Allen said the legislature never provided him a list of candidates for the liaison position — as the bill stipulated — and said the failure of Okpattah’s nomination indicated to him that the legislature had “made it clear” he would not be able to pass further nominees.
But Coleburn said that a lack of communication from the executive board prevented the committee from pursuing the project.
“If [Allen] wanted a list of nominees, he could’ve reached out. For people to criticize us and not reach out, that’s not right,” Coleburn said.
Green also accused Allen of not standing with fellow Latinx students. She highlighted his Colombian heritage — comparing him to university President Wallace Loh, who grew up in Peru — and wrote that he’s “shown a lack of regard and concern” for establishing a Latinx Cultural Center and convincing the university to divest from Immigrations and Customs Enforcement.
These comments drew the ire of Allen, who highlighted his work on these initiatives.
“I think it’s ironic that someone who claims to be a champion of diversity and inclusion efforts tries to discredit someone else’s identity like that,” Allen said.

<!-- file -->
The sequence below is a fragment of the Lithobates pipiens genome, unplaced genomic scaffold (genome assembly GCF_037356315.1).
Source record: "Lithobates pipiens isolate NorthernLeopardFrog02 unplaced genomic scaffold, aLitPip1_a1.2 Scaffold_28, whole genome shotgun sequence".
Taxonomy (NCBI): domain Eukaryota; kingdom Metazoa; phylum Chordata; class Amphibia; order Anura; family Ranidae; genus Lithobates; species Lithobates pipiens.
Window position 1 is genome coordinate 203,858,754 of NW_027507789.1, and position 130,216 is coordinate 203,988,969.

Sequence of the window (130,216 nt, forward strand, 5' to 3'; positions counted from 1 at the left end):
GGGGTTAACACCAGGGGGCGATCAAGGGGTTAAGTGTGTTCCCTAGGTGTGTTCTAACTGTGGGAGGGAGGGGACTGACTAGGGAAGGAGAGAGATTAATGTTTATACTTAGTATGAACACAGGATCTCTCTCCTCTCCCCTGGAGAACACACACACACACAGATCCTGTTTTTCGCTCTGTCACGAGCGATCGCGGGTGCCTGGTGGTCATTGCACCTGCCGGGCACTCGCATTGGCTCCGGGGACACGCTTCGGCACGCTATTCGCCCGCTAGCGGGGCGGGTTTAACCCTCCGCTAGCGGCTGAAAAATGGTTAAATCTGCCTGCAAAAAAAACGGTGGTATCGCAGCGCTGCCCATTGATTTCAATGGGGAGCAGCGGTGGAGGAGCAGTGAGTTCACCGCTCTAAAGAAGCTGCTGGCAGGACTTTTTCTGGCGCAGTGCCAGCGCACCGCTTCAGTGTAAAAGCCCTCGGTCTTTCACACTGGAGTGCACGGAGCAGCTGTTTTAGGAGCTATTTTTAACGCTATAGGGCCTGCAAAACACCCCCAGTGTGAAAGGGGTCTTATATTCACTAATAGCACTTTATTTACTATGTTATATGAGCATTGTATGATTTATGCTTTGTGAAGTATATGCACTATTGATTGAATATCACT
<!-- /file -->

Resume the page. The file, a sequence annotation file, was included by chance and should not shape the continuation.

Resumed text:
Green closed her letter by calling for “sweeping changes” to the government, writing that the letter outlined her reasons for running.
“We need an SGA that will work with, not against, students who pour their time and energy [into] organizing for social justice,” she wrote. “We need an SGA that champions empowerment and inclusion.”
This year’s SGA elections have already been marked by controversy. On Tuesday, the SGA’s election board announced the elections would be delayed several days to “allow for current standing appeals and complaints to be thoroughly and fairly processed.”
CORRECTION: Due to a reporting error, a previous version of this story incorrectly referred to Students for Justice in Palestine as the Palestinian Student Union. This story has been updated.
This article has been updated.